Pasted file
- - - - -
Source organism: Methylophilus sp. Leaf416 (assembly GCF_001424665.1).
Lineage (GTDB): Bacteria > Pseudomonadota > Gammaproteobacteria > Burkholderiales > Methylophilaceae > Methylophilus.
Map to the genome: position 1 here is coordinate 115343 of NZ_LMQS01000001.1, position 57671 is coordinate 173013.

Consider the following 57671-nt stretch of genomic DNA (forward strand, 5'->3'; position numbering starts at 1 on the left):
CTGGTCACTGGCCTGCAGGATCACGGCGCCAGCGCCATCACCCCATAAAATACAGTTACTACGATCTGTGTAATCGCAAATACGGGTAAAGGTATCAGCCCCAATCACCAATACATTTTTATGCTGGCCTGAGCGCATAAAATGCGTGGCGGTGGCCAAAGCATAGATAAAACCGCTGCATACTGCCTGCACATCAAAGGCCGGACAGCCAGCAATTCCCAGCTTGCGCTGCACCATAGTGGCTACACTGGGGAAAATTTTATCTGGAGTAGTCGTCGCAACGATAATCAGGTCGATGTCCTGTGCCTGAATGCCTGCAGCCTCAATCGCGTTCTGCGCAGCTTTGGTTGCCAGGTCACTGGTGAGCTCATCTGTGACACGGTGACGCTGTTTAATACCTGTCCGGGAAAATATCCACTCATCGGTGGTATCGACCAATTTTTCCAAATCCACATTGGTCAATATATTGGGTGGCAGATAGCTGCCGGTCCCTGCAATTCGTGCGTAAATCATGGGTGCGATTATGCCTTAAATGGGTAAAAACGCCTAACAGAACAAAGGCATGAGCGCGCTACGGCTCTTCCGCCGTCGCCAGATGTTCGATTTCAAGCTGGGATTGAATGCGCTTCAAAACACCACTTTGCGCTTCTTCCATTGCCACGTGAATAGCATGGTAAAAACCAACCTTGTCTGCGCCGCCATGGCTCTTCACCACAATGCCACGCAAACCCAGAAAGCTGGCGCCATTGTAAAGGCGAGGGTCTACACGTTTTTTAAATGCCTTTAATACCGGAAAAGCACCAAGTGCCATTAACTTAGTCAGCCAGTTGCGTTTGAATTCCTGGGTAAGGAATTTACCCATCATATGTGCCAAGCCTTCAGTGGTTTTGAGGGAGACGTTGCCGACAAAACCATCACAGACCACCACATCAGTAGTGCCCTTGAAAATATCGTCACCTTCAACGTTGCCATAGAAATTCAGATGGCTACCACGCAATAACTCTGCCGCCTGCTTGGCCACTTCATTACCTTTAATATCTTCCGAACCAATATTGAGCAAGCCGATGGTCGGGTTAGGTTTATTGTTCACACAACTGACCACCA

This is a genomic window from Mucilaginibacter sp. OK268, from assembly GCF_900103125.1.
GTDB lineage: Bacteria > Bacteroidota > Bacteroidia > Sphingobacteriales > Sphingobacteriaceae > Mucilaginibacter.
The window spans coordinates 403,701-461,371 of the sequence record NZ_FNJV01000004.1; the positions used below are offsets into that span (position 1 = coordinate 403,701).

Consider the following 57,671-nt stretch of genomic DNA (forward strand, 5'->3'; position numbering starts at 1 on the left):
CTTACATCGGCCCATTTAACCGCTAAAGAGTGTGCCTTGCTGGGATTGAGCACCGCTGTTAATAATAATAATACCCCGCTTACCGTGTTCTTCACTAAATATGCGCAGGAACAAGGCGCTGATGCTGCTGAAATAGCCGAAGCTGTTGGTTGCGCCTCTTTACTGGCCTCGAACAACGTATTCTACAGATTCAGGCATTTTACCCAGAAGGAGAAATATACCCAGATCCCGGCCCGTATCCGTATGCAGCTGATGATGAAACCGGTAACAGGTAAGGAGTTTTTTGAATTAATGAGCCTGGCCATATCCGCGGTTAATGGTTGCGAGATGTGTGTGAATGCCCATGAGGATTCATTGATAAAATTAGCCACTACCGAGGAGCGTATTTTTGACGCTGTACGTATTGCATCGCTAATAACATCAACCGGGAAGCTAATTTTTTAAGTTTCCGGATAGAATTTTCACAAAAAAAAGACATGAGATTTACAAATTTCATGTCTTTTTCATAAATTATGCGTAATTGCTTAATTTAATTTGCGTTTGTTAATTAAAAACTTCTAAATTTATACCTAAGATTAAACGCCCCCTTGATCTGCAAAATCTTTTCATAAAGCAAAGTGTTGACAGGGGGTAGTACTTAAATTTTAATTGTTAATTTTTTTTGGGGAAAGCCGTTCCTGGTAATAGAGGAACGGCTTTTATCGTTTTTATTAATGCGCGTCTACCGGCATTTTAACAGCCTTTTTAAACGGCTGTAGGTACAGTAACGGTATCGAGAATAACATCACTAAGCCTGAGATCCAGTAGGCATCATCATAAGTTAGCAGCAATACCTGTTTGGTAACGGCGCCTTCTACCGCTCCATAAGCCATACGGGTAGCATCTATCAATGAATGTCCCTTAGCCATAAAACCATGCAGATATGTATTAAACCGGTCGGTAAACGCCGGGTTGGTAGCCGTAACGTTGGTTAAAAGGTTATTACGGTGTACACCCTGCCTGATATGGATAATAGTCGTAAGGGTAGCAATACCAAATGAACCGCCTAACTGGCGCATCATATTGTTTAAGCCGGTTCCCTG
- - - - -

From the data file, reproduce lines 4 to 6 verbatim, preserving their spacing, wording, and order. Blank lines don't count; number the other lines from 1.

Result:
Consider the following 57671-nt stretch of genomic DNA (forward strand, 5'->3'; position numbering starts at 1 on the left):
CTGGTCACTGGCCTGCAGGATCACGGCGCCAGCGCCATCACCCCATAAAATACAGTTACTACGATCTGTGTAATCGCAAATACGGGTAAAGGTATCAGCCCCAATCACCAATACATTTTTATGCTGGCCTGAGCGCATAAAATGCGTGGCGGTGGCCAAAGCATAGATAAAACCGCTGCATACTGCCTGCACATCAAAGGCCGGACAGCCAGCAATTCCCAGCTTGCGCTGCACCATAGTGGCTACACTGGGGAAAATTTTATCTGGAGTAGTCGTCGCAACGATAATCAGGTCGATGTCCTGTGCCTGAATGCCTGCAGCCTCAATCGCGTTCTGCGCAGCTTTGGTTGCCAGGTCACTGGTGAGCTCATCTGTGACACGGTGACGCTGTTTAATACCTGTCCGGGAAAATATCCACTCATCGGTGGTATCGACCAATTTTTCCAAATCCACATTGGTCAATATATTGGGTGGCAGATAGCTGCCGGTCCCTGCAATTCGTGCGTAAATCATGGGTGCGATTATGCCTTAAATGGGTAAAAACGCCTAACAGAACAAAGGCATGAGCGCGCTACGGCTCTTCCGCCGTCGCCAGATGTTCGATTTCAAGCTGGGATTGAATGCGCTTCAAAACACCACTTTGCGCTTCTTCCATTGCCACGTGAATAGCATGGTAAAAACCAACCTTGTCTGCGCCGCCATGGCTCTTCACCACAATGCCACGCAAACCCAGAAAGCTGGCGCCATTGTAAAGGCGAGGGTCTACACGTTTTTTAAATGCCTTTAATACCGGAAAAGCACCAAGTGCCATTAACTTAGTCAGCCAGTTGCGTTTGAATTCCTGGGTAAGGAATTTACCCATCATATGTGCCAAGCCTTCAGTGGTTTTGAGGGAGACGTTGCCGACAAAACCATCACAGACCACCACATCAGTAGTGCCCTTGAAAATATCGTCACCTTCAACGTTGCCATAGAAATTCAGATGGCTACCACGCAATAACTCTGCCGCCTGCTTGGCCACTTCATTACCTTTAATATCTTCCGAACCAATATTGAGCAAGCCGATGGTCGGGTTAGGTTTATTGTTCACACAACTGACCACCA

This is a genomic window from Mucilaginibacter sp. OK268, from assembly GCF_900103125.1.